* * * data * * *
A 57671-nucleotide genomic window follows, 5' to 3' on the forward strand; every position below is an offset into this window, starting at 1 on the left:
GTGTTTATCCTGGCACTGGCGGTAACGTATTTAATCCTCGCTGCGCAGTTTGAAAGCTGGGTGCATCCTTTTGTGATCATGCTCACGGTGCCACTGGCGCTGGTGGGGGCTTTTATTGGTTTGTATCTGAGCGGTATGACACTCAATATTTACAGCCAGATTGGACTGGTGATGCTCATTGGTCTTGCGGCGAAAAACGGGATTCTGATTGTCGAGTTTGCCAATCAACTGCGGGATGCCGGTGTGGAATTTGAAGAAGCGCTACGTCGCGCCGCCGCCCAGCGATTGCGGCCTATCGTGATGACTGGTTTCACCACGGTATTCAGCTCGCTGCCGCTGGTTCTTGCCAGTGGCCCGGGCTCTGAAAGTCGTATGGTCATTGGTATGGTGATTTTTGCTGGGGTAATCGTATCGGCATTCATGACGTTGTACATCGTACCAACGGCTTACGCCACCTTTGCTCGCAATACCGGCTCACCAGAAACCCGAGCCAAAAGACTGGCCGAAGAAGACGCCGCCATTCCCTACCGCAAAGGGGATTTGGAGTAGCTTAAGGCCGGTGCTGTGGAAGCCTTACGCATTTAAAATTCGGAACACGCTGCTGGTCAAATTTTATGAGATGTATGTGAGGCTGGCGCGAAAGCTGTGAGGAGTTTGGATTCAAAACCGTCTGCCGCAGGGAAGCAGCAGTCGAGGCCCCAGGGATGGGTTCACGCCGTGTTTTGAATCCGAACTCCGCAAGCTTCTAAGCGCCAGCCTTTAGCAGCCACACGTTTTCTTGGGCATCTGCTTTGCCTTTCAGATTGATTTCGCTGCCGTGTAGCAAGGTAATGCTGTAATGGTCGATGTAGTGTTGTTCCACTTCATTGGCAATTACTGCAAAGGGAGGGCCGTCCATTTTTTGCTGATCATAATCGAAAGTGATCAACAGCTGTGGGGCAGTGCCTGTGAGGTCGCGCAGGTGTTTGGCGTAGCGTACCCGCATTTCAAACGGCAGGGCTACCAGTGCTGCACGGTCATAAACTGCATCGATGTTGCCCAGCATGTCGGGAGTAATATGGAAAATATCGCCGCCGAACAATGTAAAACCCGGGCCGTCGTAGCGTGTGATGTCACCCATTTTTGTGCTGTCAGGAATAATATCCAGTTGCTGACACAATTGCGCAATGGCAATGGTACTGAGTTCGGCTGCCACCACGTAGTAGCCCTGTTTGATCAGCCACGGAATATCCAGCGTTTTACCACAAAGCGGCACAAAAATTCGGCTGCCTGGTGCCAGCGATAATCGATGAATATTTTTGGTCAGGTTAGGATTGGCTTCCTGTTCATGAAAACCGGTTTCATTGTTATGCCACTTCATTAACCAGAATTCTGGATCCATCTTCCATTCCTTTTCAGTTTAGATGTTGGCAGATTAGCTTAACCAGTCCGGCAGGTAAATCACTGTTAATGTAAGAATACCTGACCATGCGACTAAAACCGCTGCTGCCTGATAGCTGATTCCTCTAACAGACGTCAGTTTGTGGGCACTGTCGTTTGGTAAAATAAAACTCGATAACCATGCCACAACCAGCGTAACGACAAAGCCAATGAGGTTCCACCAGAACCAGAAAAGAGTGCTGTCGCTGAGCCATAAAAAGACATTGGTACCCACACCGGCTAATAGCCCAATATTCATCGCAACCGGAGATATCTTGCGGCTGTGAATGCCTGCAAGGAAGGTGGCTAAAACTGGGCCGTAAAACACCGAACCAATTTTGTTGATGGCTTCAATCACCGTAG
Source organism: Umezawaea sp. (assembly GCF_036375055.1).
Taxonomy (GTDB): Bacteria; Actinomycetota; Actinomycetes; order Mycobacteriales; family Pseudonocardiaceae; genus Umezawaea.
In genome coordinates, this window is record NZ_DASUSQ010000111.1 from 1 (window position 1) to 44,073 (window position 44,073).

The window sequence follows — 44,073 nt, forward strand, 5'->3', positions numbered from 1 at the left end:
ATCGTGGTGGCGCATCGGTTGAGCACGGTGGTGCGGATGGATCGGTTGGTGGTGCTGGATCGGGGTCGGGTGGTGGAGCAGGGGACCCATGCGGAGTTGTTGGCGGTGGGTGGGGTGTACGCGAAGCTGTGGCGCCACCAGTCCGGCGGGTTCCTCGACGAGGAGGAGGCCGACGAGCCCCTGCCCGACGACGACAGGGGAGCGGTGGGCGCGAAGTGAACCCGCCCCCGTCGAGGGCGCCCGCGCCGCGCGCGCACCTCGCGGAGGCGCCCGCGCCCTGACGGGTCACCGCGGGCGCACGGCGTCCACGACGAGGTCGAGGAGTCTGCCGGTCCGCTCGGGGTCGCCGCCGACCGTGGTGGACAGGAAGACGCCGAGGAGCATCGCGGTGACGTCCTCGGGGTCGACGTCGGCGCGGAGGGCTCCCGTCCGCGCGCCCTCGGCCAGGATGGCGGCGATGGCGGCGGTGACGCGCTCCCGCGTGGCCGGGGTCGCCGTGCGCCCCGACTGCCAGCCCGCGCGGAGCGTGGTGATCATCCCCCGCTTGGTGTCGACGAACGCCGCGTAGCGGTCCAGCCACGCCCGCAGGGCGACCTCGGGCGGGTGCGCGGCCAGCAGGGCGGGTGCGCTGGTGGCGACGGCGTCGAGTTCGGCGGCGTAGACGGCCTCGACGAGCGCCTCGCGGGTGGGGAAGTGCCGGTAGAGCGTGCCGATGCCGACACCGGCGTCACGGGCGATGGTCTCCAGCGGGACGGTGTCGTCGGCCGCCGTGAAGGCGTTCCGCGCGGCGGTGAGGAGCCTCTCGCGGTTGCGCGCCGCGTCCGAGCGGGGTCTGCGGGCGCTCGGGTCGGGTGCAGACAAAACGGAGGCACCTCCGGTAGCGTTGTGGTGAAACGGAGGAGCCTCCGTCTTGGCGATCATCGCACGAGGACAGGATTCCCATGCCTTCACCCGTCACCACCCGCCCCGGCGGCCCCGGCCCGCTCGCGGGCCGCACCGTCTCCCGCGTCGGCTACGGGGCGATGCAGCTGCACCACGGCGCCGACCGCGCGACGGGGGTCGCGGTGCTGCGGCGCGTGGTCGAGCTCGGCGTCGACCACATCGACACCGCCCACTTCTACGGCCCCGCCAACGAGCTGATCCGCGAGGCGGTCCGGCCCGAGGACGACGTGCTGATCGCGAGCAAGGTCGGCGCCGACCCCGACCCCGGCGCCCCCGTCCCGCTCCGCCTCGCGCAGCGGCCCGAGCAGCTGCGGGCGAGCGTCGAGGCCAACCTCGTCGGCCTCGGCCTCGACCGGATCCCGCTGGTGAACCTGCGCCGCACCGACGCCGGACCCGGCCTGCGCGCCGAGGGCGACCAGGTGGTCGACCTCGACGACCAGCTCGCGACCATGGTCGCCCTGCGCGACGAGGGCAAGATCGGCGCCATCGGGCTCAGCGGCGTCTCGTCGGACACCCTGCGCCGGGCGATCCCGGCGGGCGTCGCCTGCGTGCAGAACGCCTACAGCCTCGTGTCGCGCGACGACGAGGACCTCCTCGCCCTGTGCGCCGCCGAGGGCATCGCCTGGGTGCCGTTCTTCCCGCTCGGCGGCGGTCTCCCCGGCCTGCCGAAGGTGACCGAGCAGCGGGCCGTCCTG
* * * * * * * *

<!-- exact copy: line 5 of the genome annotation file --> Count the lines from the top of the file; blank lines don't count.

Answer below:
In genome coordinates, this window is record NZ_DASUSQ010000111.1 from 1 (window position 1) to 44,073 (window position 44,073).